"I am glad that taking part in a trial might help others on their own cancer journey.”
A trial of doxorubicin and ifosfamide after surgery for soft tissue sarcoma (EORTC 62931)
This trial was looking at doxorubicin and ifosfamide with lenograstim for high grade soft tissue sarcoma that had been completely removed with surgery.
Doctors are not sure how useful adjuvant chemotherapy is for sarcoma that has not spread anywhere else in the body. All treatments have side effects, and it is important that people don’t have treatments they don’t need.
In this trial, some people had doxorubicin and ifosfamide chemotherapy after surgery, and some did not. The aim of the trial was to see if giving chemotherapy after surgery for high grade soft tissue sarcoma helped to stop the cancer coming back and reduced the risk of dying.
Summary of results
The researchers found that chemotherapy did not help to stop sarcoma coming back.
The trial recruited 351 people. Half had chemotherapy and half did not. Those having chemotherapy were due to have 5 cycles of treatment. During each treatment cycle, they had injections of lenograstim for 10 days. This is a growth factor that boosts the number of blood cells you make after chemotherapy.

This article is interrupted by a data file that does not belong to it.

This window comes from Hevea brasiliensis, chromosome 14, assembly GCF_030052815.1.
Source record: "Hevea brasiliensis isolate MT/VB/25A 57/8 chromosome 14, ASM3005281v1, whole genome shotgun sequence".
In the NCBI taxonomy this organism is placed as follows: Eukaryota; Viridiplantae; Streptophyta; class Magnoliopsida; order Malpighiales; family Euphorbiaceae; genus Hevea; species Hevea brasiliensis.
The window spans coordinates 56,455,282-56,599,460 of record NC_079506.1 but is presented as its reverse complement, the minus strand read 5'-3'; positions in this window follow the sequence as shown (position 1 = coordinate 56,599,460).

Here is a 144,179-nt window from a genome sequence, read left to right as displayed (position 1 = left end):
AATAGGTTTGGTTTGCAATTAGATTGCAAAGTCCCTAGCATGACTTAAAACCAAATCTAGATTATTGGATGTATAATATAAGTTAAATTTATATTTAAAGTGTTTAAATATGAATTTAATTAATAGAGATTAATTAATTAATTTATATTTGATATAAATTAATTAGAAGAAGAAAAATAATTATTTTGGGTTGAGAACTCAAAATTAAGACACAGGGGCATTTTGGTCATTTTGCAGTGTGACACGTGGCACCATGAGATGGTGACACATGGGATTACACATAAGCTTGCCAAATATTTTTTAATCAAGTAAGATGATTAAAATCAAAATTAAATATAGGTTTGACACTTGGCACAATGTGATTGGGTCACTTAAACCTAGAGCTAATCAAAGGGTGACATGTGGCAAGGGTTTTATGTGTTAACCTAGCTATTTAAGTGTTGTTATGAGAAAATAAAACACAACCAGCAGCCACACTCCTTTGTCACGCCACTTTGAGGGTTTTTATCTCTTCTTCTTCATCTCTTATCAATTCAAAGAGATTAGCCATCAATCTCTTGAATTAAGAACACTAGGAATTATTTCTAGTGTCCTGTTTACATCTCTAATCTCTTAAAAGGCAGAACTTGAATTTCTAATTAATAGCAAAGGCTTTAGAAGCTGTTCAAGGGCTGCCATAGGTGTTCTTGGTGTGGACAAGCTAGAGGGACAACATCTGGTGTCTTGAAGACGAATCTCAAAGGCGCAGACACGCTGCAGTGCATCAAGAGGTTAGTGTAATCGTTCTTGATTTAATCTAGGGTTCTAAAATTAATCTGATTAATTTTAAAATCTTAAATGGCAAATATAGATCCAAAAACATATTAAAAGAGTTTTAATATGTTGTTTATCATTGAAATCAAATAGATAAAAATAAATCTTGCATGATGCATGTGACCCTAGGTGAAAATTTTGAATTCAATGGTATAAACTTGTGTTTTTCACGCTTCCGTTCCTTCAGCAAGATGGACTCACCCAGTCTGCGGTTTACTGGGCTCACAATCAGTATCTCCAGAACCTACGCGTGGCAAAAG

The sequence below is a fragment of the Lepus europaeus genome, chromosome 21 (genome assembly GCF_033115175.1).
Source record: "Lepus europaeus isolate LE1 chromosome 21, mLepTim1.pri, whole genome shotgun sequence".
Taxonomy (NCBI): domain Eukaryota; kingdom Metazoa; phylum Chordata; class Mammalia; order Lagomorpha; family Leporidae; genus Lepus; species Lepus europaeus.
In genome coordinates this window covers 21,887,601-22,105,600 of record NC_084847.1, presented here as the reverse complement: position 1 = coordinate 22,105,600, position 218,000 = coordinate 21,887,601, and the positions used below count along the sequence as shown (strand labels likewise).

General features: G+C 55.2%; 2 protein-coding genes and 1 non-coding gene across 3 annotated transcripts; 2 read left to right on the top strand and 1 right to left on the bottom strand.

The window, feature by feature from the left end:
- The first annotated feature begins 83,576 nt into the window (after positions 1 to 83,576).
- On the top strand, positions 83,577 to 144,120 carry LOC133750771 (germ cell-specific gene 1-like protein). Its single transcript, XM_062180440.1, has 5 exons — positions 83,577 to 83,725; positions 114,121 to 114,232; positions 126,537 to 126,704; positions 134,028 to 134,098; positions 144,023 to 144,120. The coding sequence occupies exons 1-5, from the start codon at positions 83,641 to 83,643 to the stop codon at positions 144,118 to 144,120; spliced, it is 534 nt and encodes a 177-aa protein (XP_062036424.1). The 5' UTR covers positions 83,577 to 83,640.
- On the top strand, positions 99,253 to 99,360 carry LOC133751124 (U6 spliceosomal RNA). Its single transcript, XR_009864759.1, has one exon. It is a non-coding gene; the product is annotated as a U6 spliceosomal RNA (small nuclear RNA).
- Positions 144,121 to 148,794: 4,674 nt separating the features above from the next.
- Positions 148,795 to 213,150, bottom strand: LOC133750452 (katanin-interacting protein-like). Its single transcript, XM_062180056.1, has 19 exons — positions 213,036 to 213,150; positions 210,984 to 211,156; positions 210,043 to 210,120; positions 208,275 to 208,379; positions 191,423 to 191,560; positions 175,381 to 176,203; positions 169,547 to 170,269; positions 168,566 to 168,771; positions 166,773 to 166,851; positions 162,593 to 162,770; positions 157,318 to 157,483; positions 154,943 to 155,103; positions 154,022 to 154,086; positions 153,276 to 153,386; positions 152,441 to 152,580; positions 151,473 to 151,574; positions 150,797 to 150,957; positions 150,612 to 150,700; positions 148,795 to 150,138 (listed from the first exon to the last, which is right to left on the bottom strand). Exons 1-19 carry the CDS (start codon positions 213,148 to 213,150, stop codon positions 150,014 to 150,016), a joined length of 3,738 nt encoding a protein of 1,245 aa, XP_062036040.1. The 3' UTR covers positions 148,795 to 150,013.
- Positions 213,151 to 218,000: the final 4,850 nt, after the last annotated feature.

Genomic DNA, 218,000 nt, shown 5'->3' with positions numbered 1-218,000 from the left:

- 163 people started chemotherapy
- 127 of those people completed all 5 cycles
Over a third of the people having chemotherapy had to have their dose reduced because they had a drop in the number of blood cells or had infections, despite having the growth factor.
The trial team presented some early results at a large cancer conference in 2007. They explained that they had found no benefit in people having chemotherapy after surgery for high grade soft tissue sarcoma. They will continue to follow the people in the trial and will publish the final results in the future.
We have based this summary on information from the team who ran the trial. The information they sent us has been reviewed by independent specialists (
How to join a clinical trial
Please note: In order to join a trial you will need to discuss it with your doctor, unless otherwise specified.
Professor Penella Woll
European Organisation for Research and Treatment of Cancer (EORTC)
National Institute for Health Research Cancer Research Network (NCRN)